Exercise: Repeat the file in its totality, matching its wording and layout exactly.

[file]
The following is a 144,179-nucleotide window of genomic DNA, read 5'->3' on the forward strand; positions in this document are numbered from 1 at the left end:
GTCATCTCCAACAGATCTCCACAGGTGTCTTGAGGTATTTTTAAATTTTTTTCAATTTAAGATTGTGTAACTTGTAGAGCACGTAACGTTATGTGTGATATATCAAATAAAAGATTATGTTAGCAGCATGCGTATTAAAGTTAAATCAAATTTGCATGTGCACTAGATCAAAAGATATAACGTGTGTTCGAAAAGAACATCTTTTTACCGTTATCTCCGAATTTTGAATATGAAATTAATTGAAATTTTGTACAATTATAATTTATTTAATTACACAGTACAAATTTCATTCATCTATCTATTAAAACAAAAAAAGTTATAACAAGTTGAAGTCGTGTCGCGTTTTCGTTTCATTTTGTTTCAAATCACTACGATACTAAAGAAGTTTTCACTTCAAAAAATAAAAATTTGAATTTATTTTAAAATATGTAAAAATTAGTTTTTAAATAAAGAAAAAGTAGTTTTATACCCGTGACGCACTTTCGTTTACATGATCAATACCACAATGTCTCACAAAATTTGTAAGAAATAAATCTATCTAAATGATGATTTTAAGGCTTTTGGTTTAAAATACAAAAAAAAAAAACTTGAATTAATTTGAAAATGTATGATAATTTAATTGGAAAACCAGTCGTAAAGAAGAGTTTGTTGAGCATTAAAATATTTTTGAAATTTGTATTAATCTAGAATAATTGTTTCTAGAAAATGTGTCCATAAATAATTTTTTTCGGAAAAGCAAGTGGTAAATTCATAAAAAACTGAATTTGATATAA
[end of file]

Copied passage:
The following is a 144,179-nucleotide window of genomic DNA, read 5'->3' on the forward strand; positions in this document are numbered from 1 at the left end:
GTCATCTCCAACAGATCTCCACAGGTGTCTTGAGGTATTTTTAAATTTTTTTCAATTTAAGATTGTGTAACTTGTAGAGCACGTAACGTTATGTGTGATATATCAAATAAAAGATTATGTTAGCAGCATGCGTATTAAAGTTAAATCAAATTTGCATGTGCACTAGATCAAAAGATATAACGTGTGTTCGAAAAGAACATCTTTTTACCGTTATCTCCGAATTTTGAATATGAAATTAATTGAAATTTTGTACAATTATAATTTATTTAATTACACAGTACAAATTTCATTCATCTATCTATTAAAACAAAAAAAGTTATAACAAGTTGAAGTCGTGTCGCGTTTTCGTTTCATTTTGTTTCAAATCACTACGATACTAAAGAAGTTTTCACTTCAAAAAATAAAAATTTGAATTTATTTTAAAATATGTAAAAATTAGTTTTTAAATAAAGAAAAAGTAGTTTTATACCCGTGACGCACTTTCGTTTACATGATCAATACCACAATGTCTCACAAAATTTGTAAGAAATAAATCTATCTAAATGATGATTTTAAGGCTTTTGGTTTAAAATACAAAAAAAAAAAACTTGAATTAATTTGAAAATGTATGATAATTTAATTGGAAAACCAGTCGTAAAGAAGAGTTTGTTGAGCATTAAAATATTTTTGAAATTTGTATTAATCTAGAATAATTGTTTCTAGAAAATGTGTCCATAAATAATTTTTTTCGGAAAAGCAAGTGGTAAATTCATAAAAAACTGAATTTGATATAA